I began Penny Kittle’s Write Beside Them, and even though I am posting at the Learners4Life wiki, I wanted to keep my own reading journal here. In this chapter, I felt Kittle outlined some of her core beliefs:
- Standardized testing does not rule how she teaches writing in her classroom.
- The single greatest influence on a child’s learning is the effectiveness of a teacher.
- We don’t tap into our students’ passions; therefore, they don’t care about what they write.
- Students try to figure out what we want and deliver it — they believe there is a correct way to write.
In some ways I am fortunate that my school does not used standardized testing to dictate curriculum. It is important for our students to do well on the SAT and AP tests, but we do not have to contend with testing requirements of NCLB as a private school. I am, however, glad to see that Kittle, who does have to contend with standardized testing, doesn’t let tests determine all of her instructional decisions. I would argue, however, that if a good teacher makes sound instructional decisions that truly teach her students what they need to know to be critical readers and effective writers, then the standardized test scores will follow. I think perhaps Kittle included these thoughts to appeal to teachers who might be afraid to try her methods and are used to teaching to whatever test they have to worry about.
Kittle echoes research I have read elsewhere regarding the influence of a teacher in a student’s learning. It is both empowering and daunting to know that teachers can have such an impact. Teachers have a lot of responsibility, and I think sometimes we feel helpless in the face of all the problems our students have, testing, and other constraints.
Why aren’t students motivated? Why won’t they revise? How come after all the time I put into commenting on that paper, he just turns to the last page to find the grade?
If you ask them, they’ll tell you. We aren’t tapping into their passions. (3)
I could have written the first three sentences. In fact, I have often lamented about the fact that students don’t read my copious comments and focus on the grades. My students are motivated, all right, but too often it’s a grade that motivated them instead of a desire to be a good writer or to learn. In fact, one of the reasons I was attracted to this book is that I hoped I might be able to learn how to tap into my students’ passions so that grades will no longer be the motivator.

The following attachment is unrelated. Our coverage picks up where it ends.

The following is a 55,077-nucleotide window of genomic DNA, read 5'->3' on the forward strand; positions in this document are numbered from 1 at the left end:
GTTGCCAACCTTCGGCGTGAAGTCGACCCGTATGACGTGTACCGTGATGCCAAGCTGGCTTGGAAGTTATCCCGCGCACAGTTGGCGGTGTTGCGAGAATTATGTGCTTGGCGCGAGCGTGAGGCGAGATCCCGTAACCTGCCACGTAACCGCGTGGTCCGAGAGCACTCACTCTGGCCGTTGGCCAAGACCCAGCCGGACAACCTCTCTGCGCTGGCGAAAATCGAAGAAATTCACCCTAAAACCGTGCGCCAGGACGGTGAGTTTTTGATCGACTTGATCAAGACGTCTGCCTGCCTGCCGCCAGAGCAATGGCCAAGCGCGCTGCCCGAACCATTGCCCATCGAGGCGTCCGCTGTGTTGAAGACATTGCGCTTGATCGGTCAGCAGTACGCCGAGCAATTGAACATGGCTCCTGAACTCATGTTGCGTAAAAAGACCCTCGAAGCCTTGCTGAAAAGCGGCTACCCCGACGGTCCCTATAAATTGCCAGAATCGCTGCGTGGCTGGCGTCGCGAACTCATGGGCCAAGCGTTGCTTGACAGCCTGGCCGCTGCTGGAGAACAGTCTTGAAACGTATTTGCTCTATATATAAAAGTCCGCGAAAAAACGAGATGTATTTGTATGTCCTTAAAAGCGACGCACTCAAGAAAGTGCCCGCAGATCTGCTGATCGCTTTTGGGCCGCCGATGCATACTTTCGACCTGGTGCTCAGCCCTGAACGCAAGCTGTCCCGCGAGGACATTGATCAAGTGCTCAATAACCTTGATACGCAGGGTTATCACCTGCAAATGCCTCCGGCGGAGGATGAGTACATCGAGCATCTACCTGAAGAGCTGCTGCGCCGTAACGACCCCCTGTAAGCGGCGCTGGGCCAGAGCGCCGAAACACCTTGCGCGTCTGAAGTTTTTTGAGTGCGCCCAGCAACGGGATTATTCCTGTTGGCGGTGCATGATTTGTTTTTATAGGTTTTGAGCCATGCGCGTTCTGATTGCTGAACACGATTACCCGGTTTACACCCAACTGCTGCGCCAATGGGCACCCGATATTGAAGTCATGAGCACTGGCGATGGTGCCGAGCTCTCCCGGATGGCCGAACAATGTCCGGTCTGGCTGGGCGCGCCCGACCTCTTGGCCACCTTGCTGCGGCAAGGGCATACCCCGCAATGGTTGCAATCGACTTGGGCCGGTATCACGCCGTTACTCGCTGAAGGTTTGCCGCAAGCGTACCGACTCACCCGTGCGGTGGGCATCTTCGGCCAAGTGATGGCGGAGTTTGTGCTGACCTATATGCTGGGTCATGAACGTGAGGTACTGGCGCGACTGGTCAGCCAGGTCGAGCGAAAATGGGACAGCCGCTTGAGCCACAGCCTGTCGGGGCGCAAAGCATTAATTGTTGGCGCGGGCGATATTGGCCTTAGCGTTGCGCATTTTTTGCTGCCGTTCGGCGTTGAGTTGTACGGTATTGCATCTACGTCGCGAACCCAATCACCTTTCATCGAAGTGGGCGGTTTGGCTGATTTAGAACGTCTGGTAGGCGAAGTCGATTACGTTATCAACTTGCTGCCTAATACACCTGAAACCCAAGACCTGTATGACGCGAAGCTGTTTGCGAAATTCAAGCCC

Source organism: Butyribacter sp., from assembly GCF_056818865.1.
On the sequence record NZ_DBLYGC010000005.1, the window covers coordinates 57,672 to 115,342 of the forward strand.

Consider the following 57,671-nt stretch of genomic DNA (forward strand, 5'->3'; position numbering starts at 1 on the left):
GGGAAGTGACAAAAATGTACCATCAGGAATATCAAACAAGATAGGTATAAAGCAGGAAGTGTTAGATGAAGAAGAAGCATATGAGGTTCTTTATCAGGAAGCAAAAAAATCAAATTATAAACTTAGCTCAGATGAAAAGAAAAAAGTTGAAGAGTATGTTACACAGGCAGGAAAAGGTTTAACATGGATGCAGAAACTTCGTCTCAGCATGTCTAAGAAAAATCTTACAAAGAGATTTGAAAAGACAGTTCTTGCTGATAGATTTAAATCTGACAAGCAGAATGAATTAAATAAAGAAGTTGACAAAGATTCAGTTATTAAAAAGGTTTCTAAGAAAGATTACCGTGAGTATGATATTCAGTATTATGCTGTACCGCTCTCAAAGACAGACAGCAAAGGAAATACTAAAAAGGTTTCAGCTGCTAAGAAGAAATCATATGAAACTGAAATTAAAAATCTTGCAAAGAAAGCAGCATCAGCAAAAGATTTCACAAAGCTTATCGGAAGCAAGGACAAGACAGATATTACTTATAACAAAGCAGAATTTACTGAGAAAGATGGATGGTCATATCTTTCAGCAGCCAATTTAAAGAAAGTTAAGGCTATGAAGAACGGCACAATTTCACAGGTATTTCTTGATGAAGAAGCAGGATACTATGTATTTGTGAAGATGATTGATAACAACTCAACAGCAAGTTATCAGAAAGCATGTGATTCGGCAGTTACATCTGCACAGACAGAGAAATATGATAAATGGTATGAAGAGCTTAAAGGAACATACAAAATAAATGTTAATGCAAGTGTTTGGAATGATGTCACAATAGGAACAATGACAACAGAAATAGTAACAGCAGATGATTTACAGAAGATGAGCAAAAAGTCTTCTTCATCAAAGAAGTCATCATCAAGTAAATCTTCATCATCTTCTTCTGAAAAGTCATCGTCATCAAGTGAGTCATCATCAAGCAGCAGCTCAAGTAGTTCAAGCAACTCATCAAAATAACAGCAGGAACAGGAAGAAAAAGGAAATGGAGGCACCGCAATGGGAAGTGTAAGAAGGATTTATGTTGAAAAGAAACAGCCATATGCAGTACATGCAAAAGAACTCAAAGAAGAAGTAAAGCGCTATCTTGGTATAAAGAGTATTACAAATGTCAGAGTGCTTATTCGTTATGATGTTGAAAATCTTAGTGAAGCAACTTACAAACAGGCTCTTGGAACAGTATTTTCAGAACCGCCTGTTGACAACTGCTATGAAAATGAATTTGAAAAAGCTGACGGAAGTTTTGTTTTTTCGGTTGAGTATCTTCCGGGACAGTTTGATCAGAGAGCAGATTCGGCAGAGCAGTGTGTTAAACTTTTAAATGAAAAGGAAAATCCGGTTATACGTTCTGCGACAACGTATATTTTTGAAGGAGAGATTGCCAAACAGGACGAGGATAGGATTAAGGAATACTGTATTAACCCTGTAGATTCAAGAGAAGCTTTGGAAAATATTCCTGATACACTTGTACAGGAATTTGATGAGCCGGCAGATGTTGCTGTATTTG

Kittle quotes the literacy biography of one of her former students — a man who entered university to major in writing:
My childhood love of books fizzled when I entered junior high — all of a sudden I was in an environment where I had hours and hours of required reading, so much homework about boring subjects that I had no time to read what I wanted to read. With this went the writing — we never had “freewrite” time anymore, I always had to write what the teacher wanted, the “right” thing, what needed to be done for the grade. Creativity was gone. (4)
His comments could have been written by any number of high school students who once loved school and enjoyed what they were learning only to discover at a certain point that they had to basically play a game — figure out what the teacher wants so she’ll give me an A.
I don’t want my students to feel that way. I want them to enjoy writing, but also learn how to do it well at the same time.
I have created pages for each chapter and student focus in Kittle’s book over at the Learners4Life wiki. It’s not too late to join us. If you want to go ahead and start reading, like I did, feel free. I have posted a tentative reading schedule that allows for members to obtain copies of Kittle’s book and still finish before school begins again.